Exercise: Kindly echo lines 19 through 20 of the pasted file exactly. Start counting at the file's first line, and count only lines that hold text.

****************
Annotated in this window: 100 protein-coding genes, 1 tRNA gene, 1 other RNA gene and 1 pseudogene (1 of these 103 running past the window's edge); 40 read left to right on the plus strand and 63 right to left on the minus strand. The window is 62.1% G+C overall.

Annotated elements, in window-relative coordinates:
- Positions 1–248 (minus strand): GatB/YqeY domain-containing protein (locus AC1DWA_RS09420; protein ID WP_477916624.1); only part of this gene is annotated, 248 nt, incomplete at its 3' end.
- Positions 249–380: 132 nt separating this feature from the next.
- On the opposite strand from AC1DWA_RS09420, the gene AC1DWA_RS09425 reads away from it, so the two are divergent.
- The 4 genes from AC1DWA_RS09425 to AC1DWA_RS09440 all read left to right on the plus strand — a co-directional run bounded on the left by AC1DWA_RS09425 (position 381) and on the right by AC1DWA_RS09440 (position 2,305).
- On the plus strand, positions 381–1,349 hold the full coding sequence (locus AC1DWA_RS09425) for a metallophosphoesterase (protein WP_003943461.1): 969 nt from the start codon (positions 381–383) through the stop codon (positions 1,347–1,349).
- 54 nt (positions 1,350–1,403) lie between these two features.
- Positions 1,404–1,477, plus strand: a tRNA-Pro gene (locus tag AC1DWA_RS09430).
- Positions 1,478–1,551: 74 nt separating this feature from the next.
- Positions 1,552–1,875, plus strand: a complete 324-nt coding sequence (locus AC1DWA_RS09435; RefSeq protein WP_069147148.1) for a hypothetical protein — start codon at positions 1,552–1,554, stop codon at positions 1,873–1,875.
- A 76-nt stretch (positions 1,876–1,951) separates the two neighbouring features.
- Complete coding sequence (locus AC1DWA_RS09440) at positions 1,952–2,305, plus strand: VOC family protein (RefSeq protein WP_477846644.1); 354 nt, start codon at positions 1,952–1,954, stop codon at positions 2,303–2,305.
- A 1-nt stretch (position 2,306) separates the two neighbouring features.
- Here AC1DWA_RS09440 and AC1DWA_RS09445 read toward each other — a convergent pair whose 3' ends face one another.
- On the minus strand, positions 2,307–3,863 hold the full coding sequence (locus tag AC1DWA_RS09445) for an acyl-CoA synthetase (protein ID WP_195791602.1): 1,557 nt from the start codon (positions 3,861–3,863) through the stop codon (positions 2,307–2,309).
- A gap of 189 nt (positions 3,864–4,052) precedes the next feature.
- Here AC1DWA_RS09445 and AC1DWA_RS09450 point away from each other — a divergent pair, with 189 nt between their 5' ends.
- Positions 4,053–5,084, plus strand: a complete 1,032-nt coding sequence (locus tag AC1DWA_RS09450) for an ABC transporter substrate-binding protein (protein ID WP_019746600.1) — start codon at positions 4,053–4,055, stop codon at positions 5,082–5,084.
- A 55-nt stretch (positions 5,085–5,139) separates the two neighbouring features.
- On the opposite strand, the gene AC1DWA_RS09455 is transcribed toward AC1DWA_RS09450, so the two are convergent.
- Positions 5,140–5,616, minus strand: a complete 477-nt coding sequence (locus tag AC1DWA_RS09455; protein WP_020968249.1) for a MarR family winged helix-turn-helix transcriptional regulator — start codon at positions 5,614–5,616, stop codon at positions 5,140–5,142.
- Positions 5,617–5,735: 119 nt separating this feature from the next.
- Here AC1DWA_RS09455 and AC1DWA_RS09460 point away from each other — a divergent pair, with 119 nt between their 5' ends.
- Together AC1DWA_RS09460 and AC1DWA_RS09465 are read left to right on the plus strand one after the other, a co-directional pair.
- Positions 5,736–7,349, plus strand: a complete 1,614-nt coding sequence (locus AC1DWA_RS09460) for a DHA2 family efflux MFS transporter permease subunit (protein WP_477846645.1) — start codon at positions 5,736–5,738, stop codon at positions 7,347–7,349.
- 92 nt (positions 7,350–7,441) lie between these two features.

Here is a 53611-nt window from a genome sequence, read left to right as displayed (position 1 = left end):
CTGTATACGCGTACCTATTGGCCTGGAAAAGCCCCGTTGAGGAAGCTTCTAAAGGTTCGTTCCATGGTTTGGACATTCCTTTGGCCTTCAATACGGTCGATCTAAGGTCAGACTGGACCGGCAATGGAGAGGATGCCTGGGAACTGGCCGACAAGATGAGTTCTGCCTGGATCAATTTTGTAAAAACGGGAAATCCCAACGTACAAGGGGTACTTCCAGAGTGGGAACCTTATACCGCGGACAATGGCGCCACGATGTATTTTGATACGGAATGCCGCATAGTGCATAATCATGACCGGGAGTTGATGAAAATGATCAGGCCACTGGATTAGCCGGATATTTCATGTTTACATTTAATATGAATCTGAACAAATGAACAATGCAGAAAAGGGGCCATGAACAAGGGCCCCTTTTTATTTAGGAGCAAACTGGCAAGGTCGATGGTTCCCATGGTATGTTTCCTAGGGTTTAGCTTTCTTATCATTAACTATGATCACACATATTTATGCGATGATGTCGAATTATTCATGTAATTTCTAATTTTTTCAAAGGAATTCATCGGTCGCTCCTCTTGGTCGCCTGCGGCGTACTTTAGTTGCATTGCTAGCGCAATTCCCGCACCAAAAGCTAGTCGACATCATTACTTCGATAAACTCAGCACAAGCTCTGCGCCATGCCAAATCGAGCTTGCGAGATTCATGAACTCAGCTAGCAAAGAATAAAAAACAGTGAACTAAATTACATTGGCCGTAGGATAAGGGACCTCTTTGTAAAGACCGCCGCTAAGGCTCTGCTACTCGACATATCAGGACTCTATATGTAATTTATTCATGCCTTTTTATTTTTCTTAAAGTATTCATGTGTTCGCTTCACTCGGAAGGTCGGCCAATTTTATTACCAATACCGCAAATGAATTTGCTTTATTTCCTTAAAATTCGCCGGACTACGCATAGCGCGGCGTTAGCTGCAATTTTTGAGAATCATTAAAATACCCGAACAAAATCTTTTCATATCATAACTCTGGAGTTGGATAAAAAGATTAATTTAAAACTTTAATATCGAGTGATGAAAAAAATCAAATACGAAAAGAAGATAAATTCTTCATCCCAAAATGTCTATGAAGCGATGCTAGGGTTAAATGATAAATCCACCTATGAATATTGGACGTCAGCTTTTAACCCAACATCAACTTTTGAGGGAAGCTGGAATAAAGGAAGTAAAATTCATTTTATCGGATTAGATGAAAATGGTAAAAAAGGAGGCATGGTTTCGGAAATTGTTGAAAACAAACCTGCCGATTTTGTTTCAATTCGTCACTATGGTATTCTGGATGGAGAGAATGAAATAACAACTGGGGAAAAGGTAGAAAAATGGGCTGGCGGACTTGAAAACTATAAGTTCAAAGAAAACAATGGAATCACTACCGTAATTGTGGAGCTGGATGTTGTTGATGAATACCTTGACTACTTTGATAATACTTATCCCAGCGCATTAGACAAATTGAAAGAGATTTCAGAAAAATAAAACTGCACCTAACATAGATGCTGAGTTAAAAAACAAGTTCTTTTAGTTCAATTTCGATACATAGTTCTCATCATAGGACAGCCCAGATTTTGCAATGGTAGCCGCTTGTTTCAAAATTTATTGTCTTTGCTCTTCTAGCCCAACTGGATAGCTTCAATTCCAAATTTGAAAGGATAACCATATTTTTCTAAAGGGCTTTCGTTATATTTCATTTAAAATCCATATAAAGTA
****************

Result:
- Positions 4,053–5,084, plus strand: a complete 1,032-nt coding sequence (locus tag AC1DWA_RS09450) for an ABC transporter substrate-binding protein (protein ID WP_019746600.1) — start codon at positions 4,053–4,055, stop codon at positions 5,082–5,084.
- A 55-nt stretch (positions 5,085–5,139) separates the two neighbouring features.